Facebook still popular with Emirati girls

Some girls take extra care to avoid embarrassing their families or leaving them open to blackmail.

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UAE // Many Emirati girls are continuing to use social networking sites - although some take precautions such as using false identities - despite warnings they could embarrass their families or leave themselves open to blackmail.

The practice is often kept secret from the girls' families. Users insist they are safe as long as they use the right privacy settings.

There is, however, considerable pressure on girls to upload pictures, especially on Facebook.

As a result, Dubai Police are seeing more cases of defamation and blackmail, they said last week. Captain Rashid Lootah, the head of Dubai Police's electronic evidence unit, warned parents to monitor their daughters' usage.

Dr Azhar Abuali, the care and rehabilitation director at the Dubai Foundation for Women and Children, said "girls and women need to use caution and to protect themselves from becoming targets.

"I also strongly advise parents to supervise their child's internet and phone use, and to maintain open dialogue and communication at all times," Dr Abuali added.

Ibrahim Obaid, the undersecretary of the Emirates Sociological Association, said parents "have to advise their kids and focus on how to protect them. So parents need to keep check on everything [children] do, especially with the new technology. They need to keep check, but not in a dictator's way."

KD, a 24-year-old from Al Ain, said Facebook makes it easy for anyone to find girls in their area. She is on the site under a false name. "I don't think this place is safe at all, even with the privacy setting. What if my account gets stolen?" she said. "It's just not worth the hassle."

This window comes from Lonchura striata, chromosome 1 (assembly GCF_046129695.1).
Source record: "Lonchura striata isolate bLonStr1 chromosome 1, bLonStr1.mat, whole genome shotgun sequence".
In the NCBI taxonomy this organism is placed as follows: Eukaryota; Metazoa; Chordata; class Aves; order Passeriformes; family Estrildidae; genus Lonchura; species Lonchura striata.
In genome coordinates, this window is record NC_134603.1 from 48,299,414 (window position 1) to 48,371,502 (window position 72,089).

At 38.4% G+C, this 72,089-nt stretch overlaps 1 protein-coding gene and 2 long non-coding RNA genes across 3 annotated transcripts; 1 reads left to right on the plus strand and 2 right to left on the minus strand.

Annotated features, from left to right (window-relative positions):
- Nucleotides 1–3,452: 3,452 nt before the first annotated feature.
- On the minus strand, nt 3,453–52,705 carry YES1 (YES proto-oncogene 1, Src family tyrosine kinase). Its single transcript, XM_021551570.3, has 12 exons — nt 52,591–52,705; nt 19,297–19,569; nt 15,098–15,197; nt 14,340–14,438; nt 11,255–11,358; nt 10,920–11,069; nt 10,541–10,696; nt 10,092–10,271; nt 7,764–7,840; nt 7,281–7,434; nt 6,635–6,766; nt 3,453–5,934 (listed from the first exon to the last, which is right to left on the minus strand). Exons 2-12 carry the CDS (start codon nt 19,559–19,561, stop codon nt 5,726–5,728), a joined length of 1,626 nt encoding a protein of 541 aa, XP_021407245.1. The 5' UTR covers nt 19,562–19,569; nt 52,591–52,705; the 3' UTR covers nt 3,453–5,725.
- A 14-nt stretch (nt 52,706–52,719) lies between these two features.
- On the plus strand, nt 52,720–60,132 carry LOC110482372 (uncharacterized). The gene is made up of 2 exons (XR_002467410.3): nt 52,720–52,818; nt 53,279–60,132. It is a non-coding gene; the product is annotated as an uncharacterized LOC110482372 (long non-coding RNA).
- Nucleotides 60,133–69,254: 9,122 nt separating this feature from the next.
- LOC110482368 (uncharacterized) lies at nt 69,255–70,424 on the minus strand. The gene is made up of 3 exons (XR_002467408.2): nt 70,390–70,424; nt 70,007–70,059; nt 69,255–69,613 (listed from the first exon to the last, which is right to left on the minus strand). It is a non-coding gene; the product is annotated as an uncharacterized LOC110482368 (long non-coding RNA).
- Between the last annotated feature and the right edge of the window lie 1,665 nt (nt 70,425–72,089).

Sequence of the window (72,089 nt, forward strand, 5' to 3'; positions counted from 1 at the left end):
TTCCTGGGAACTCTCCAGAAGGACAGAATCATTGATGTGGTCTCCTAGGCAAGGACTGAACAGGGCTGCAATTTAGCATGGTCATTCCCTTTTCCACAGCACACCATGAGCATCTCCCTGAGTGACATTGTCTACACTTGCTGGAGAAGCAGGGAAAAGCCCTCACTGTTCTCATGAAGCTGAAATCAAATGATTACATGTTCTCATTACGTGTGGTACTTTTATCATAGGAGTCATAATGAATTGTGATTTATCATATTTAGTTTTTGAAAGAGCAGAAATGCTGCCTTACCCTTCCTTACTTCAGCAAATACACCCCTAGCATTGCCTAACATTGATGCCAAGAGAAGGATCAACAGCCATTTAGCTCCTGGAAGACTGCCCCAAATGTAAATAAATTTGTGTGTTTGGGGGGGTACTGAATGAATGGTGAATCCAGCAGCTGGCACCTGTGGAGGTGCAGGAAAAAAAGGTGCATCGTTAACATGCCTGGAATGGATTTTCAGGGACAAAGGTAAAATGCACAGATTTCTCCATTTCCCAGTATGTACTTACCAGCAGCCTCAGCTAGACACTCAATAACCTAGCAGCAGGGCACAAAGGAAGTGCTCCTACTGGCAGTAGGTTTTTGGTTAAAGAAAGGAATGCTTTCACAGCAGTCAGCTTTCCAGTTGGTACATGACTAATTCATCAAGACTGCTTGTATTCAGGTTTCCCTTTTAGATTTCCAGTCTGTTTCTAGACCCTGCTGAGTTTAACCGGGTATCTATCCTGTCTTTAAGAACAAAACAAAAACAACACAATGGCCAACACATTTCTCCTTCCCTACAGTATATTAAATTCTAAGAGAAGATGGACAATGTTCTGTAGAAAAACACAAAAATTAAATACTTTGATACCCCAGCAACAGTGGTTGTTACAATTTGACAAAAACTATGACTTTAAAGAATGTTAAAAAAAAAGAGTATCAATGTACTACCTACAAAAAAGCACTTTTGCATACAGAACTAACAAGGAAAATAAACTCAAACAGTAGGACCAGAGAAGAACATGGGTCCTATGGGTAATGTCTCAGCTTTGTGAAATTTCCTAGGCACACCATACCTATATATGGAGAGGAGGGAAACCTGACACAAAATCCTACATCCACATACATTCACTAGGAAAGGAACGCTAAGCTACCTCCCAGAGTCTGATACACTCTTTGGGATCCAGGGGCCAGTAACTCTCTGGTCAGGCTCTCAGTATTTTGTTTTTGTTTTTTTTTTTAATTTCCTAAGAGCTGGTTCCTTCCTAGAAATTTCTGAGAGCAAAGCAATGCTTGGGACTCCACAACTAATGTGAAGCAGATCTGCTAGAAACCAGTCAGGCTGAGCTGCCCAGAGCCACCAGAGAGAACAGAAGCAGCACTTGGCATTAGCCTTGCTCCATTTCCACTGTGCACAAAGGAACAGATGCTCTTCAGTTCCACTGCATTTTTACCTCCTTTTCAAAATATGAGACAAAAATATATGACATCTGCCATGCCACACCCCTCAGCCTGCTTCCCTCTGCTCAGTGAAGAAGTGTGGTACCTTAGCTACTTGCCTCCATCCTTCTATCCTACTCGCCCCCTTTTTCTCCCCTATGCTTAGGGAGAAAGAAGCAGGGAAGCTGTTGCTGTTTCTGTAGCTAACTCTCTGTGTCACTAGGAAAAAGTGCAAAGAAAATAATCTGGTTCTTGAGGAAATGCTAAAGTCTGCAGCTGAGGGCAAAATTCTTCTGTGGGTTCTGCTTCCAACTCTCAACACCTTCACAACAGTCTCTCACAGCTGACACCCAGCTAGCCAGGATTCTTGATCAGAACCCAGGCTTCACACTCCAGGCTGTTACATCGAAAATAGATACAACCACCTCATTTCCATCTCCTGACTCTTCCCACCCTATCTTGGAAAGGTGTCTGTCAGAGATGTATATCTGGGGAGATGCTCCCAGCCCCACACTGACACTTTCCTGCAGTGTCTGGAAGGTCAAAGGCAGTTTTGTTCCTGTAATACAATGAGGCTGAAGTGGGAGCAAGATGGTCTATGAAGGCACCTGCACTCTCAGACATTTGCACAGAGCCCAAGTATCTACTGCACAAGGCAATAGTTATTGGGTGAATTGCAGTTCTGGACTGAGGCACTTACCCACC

As for her friends who take fewer precautions, "everyone is entitled to their own [view] ... But why put yourself in danger?"

Her family - like most girls' - does not know she uses Facebook, and would disapprove. "The website is used by guys to get to know girls, especially when they find out she is a local girl," she said. "And the messages I get are not even nice, they are just rude and nasty. I get like a 100 a day."

Maryam Salem, a 24-year-old from Al Ain, is also registered under a false name. She has not trusted the site since her account was hacked a few months ago.

"I had written all my personal details on the site and added a lot of people and someone stole my account," she said. "Luckily the pictures [on "her" page] were not of me."

Her brother Ali Salem said "girls should not add anyone they don't know, only close girl friends."

Eiman al Johari, 24, an architecture graduate from Al Ain, signed up to Facebook only last month. "I went on it to see architecture things and groups," she said. "But I would never write things I am doing - I don't like people to know what I am doing all the time. I don't want to lose my privacy."

Her father, Hussain al Johari, said she was forbidden to upload pictures. "People can use Photoshop and edit pictures as they like. Even with privacy settings they can get hold of them. My daughter's face on Facebook - absolutely not allowed."

He and his daughter are agreed that private life should be just that. "This is not only Facebook, but all other social networks. If the private life goes out, a person goes out - their life has ended."

Hamad Saleh, 24, from Dubai, has little respect for Emirati girls who openly post pictures of themselves. "This is family name and honour, the girl is then known," he said. "No one wants to be with such a girl to marry later on, one everyone has seen.

"Girls should be conservative, they always have been. I do not allow my sisters to put up their pictures."

Not all are so worried, though. "Maybe because here families are more conservative, they prefer not to include names or pictures," said Eiman al Shekele, 23. "But I think it's safe. Everyone else does it."